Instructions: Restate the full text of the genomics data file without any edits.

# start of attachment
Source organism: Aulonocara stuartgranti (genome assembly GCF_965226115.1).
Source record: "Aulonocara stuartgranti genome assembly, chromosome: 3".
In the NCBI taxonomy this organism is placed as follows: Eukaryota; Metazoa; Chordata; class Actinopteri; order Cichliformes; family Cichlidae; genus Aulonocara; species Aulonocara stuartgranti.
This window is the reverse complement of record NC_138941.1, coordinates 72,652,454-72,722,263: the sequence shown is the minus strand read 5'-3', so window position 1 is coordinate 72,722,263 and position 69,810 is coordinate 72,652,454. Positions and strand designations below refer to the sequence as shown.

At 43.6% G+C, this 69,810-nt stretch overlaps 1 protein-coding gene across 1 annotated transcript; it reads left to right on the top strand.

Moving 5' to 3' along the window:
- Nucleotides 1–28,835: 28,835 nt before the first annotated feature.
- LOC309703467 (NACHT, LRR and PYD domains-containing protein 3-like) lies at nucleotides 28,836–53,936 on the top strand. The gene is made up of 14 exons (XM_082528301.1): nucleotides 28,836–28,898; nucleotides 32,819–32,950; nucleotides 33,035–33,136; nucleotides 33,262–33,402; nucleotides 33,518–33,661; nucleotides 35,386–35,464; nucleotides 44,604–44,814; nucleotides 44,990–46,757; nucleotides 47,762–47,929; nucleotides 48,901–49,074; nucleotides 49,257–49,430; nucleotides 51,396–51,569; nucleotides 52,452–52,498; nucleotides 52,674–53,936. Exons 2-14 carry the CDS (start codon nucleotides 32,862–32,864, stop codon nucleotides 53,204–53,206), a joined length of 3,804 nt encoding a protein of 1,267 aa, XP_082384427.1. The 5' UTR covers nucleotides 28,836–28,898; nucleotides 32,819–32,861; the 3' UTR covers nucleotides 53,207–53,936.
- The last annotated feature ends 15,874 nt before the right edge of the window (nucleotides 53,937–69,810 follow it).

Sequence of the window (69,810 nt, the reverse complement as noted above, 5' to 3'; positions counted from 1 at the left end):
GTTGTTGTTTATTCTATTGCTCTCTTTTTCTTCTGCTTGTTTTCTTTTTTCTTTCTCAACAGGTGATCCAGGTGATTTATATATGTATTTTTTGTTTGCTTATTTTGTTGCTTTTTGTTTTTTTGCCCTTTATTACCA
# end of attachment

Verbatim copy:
Source organism: Aulonocara stuartgranti (genome assembly GCF_965226115.1).
Source record: "Aulonocara stuartgranti genome assembly, chromosome: 3".
In the NCBI taxonomy this organism is placed as follows: Eukaryota; Metazoa; Chordata; class Actinopteri; order Cichliformes; family Cichlidae; genus Aulonocara; species Aulonocara stuartgranti.
This window is the reverse complement of record NC_138941.1, coordinates 72,652,454-72,722,263: the sequence shown is the minus strand read 5'-3', so window position 1 is coordinate 72,722,263 and position 69,810 is coordinate 72,652,454. Positions and strand designations below refer to the sequence as shown.

At 43.6% G+C, this 69,810-nt stretch overlaps 1 protein-coding gene across 1 annotated transcript; it reads left to right on the top strand.

Moving 5' to 3' along the window:
- Nucleotides 1–28,835: 28,835 nt before the first annotated feature.
- LOC309703467 (NACHT, LRR and PYD domains-containing protein 3-like) lies at nucleotides 28,836–53,936 on the top strand. The gene is made up of 14 exons (XM_082528301.1): nucleotides 28,836–28,898; nucleotides 32,819–32,950; nucleotides 33,035–33,136; nucleotides 33,262–33,402; nucleotides 33,518–33,661; nucleotides 35,386–35,464; nucleotides 44,604–44,814; nucleotides 44,990–46,757; nucleotides 47,762–47,929; nucleotides 48,901–49,074; nucleotides 49,257–49,430; nucleotides 51,396–51,569; nucleotides 52,452–52,498; nucleotides 52,674–53,936. Exons 2-14 carry the CDS (start codon nucleotides 32,862–32,864, stop codon nucleotides 53,204–53,206), a joined length of 3,804 nt encoding a protein of 1,267 aa, XP_082384427.1. The 5' UTR covers nucleotides 28,836–28,898; nucleotides 32,819–32,861; the 3' UTR covers nucleotides 53,207–53,936.
- The last annotated feature ends 15,874 nt before the right edge of the window (nucleotides 53,937–69,810 follow it).

Sequence of the window (69,810 nt, the reverse complement as noted above, 5' to 3'; positions counted from 1 at the left end):
GTTGTTGTTTATTCTATTGCTCTCTTTTTCTTCTGCTTGTTTTCTTTTTTCTTTCTCAACAGGTGATCCAGGTGATTTATATATGTATTTTTTGTTTGCTTATTTTGTTGCTTTTTGTTTTTTTGCCCTTTATTACCA